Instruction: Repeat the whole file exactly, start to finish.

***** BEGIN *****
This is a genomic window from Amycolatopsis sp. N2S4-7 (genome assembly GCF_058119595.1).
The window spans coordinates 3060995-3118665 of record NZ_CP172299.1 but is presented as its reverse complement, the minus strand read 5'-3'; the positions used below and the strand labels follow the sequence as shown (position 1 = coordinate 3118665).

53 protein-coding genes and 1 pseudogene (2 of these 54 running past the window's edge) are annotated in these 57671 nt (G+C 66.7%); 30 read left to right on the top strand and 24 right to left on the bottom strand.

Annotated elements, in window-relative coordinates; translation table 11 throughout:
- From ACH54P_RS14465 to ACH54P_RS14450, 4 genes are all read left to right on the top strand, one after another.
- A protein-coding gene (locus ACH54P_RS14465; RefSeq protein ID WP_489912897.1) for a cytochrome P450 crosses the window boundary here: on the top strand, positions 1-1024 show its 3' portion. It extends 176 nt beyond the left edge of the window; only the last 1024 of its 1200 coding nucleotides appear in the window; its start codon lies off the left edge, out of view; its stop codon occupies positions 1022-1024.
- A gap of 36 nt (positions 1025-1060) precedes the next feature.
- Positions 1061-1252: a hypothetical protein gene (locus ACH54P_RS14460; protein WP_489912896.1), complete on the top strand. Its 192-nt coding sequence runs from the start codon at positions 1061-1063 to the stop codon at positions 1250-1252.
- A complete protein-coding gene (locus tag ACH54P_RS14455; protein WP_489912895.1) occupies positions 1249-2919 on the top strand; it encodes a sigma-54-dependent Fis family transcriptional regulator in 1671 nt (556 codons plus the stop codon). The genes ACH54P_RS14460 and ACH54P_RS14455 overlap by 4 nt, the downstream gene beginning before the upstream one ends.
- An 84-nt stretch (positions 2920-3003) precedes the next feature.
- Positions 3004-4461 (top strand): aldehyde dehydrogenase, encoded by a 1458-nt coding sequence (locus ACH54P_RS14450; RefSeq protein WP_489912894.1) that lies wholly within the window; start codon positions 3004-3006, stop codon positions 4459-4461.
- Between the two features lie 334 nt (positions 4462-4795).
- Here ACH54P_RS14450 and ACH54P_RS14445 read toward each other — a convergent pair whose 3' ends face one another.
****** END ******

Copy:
This is a genomic window from Amycolatopsis sp. N2S4-7 (genome assembly GCF_058119595.1).
The window spans coordinates 3060995-3118665 of record NZ_CP172299.1 but is presented as its reverse complement, the minus strand read 5'-3'; the positions used below and the strand labels follow the sequence as shown (position 1 = coordinate 3118665).

53 protein-coding genes and 1 pseudogene (2 of these 54 running past the window's edge) are annotated in these 57671 nt (G+C 66.7%); 30 read left to right on the top strand and 24 right to left on the bottom strand.

Annotated elements, in window-relative coordinates; translation table 11 throughout:
- From ACH54P_RS14465 to ACH54P_RS14450, 4 genes are all read left to right on the top strand, one after another.
- A protein-coding gene (locus ACH54P_RS14465; RefSeq protein ID WP_489912897.1) for a cytochrome P450 crosses the window boundary here: on the top strand, positions 1-1024 show its 3' portion. It extends 176 nt beyond the left edge of the window; only the last 1024 of its 1200 coding nucleotides appear in the window; its start codon lies off the left edge, out of view; its stop codon occupies positions 1022-1024.
- A gap of 36 nt (positions 1025-1060) precedes the next feature.
- Positions 1061-1252: a hypothetical protein gene (locus ACH54P_RS14460; protein WP_489912896.1), complete on the top strand. Its 192-nt coding sequence runs from the start codon at positions 1061-1063 to the stop codon at positions 1250-1252.
- A complete protein-coding gene (locus tag ACH54P_RS14455; protein WP_489912895.1) occupies positions 1249-2919 on the top strand; it encodes a sigma-54-dependent Fis family transcriptional regulator in 1671 nt (556 codons plus the stop codon). The genes ACH54P_RS14460 and ACH54P_RS14455 overlap by 4 nt, the downstream gene beginning before the upstream one ends.
- An 84-nt stretch (positions 2920-3003) precedes the next feature.
- Positions 3004-4461 (top strand): aldehyde dehydrogenase, encoded by a 1458-nt coding sequence (locus ACH54P_RS14450; RefSeq protein WP_489912894.1) that lies wholly within the window; start codon positions 3004-3006, stop codon positions 4459-4461.
- Between the two features lie 334 nt (positions 4462-4795).
- Here ACH54P_RS14450 and ACH54P_RS14445 read toward each other — a convergent pair whose 3' ends face one another.